We’ve heard that 40 is the new 30, 50 is the new 40, and so on. Though the average American life expectancy has taken a small dip, you’ll still find that we’re living significantly long lives. For one reason or another, this means we’re working longer, too.
That doesn’t have to mean endless toiling. Even part-time and freelance work can keep elderly people active and earning. Here are some of the benefits of working into your seventies and how you can make it work for you.
Satisfy a Search for Meaning
Some people work to live while others live to work. The latter group has always been reluctant to retire, fearing that without a full workweek, all they’ll do is sit at home. Retirement can represent a jarring life change that people don’t always anticipate. For many seniors, staying in the workforce isn’t about earning enough to get by—it’s simply a matter of staying in the game. They derive meaning from their work and don’t wish to lose that.
Putting off retirement isn’t just about continuing to make a mark on the world—it’s about maintaining connections. Maintaining high levels of socialization can be extremely beneficial for mental health, especially for widows and widowers. Interacting with customers and coworkers is a way to stay sharp—an extrovert’s alternative to doing crosswords and sudoku at home.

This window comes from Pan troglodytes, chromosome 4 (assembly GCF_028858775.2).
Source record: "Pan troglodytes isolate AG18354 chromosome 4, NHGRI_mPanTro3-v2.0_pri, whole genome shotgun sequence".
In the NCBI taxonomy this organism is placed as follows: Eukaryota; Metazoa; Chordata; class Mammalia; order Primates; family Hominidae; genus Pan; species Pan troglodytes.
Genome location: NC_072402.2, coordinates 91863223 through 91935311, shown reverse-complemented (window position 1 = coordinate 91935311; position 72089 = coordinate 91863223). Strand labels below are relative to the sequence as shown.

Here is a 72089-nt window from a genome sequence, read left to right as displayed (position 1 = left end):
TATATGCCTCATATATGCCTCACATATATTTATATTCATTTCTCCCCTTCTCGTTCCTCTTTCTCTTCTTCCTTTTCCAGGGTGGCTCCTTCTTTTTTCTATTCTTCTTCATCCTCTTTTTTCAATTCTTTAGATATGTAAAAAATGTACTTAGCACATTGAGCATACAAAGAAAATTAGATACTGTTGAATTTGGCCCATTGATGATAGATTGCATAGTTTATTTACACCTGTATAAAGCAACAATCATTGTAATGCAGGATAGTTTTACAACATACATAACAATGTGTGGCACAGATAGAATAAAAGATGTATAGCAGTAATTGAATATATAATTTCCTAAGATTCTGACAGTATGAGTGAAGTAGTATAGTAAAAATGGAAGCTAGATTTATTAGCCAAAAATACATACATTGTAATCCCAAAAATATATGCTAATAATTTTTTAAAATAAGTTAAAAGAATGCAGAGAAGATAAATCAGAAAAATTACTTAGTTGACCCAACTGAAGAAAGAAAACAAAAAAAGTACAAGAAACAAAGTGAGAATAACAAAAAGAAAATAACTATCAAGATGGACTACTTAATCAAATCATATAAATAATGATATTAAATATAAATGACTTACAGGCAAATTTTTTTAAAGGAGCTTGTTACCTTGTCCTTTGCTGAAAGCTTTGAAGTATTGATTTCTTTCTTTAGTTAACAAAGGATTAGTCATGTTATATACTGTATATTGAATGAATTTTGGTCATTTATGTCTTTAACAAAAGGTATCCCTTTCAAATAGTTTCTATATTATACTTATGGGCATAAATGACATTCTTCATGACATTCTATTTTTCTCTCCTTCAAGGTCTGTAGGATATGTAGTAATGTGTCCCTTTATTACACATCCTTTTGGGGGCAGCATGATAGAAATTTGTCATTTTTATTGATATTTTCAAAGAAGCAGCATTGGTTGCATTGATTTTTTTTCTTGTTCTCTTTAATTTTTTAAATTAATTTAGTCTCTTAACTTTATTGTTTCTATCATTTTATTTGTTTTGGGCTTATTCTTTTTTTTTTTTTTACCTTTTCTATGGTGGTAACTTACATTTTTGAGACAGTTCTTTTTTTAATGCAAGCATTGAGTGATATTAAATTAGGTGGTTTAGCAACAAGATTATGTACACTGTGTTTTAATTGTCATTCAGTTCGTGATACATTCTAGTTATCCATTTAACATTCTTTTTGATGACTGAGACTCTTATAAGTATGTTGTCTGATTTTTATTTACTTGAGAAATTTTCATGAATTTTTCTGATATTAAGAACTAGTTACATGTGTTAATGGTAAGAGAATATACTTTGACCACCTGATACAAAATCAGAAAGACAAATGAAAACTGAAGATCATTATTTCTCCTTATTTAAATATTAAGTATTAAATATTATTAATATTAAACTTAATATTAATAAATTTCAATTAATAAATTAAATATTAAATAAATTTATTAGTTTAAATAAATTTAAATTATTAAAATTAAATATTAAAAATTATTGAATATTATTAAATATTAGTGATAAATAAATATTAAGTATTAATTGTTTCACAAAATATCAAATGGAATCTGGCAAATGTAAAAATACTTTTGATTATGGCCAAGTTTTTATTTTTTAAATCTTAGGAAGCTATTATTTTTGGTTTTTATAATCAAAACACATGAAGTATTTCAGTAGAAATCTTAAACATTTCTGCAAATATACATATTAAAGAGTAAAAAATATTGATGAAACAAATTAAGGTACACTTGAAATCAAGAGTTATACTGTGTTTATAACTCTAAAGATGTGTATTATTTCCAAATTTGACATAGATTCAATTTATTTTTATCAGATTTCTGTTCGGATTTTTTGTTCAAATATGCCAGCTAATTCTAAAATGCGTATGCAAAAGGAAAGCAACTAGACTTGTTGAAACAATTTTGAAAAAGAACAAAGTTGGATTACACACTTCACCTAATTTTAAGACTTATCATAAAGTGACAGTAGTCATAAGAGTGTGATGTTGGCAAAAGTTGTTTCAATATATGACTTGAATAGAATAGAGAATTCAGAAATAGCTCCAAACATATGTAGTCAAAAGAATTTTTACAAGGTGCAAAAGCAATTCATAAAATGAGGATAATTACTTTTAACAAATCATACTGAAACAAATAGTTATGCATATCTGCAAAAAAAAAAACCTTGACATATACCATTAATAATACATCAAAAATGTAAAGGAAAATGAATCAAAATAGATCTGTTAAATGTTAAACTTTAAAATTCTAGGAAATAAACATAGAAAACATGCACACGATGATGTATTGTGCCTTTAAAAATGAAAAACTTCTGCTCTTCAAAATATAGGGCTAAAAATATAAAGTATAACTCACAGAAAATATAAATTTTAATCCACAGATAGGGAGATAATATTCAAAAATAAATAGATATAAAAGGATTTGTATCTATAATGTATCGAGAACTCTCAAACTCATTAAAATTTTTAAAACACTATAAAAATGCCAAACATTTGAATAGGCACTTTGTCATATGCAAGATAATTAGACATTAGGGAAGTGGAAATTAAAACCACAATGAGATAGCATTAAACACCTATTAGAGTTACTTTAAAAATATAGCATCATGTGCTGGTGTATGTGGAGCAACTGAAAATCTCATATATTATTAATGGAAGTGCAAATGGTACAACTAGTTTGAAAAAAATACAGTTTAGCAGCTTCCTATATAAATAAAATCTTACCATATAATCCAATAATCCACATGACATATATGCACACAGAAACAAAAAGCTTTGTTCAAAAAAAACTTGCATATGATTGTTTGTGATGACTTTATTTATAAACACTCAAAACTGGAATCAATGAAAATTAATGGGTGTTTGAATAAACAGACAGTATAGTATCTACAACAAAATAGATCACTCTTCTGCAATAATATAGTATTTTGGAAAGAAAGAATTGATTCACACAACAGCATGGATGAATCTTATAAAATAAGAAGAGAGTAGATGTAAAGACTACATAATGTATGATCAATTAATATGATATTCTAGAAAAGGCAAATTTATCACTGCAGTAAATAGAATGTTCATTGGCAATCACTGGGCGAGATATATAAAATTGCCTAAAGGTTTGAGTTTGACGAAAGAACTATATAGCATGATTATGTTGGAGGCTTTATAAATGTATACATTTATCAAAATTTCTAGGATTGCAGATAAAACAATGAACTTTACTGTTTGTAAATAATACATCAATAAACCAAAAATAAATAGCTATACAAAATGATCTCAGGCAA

Deferred Social Security
Beginning at age 62, seniors are eligible to start drawing on their well-earned Social Security benefits. However, if you plan to work into your seventies, you can defer those benefits through your sixties and up to age 70, when you’ll receive them in full. Bigger Social Security checks in your seventies can be a real boon, and with expanded investment opportunities, you’re about to see why.
Keep Growing That IRA
Working longer and living longer can mean you’re just putting off some robust golden years for a few years. One of the biggest benefits of working into your seventies comes in the form of retirement planning. While you continue to earn, you can continue to put that money to work with the tantalizing compound interest of your individual retirement account, thanks to new guidelines for contributing to IRAs. While traditional IRAs once prohibited contributions after age 70 ½, that rule is off the books, and Roth IRAs also bear no age limit on after-tax contributions.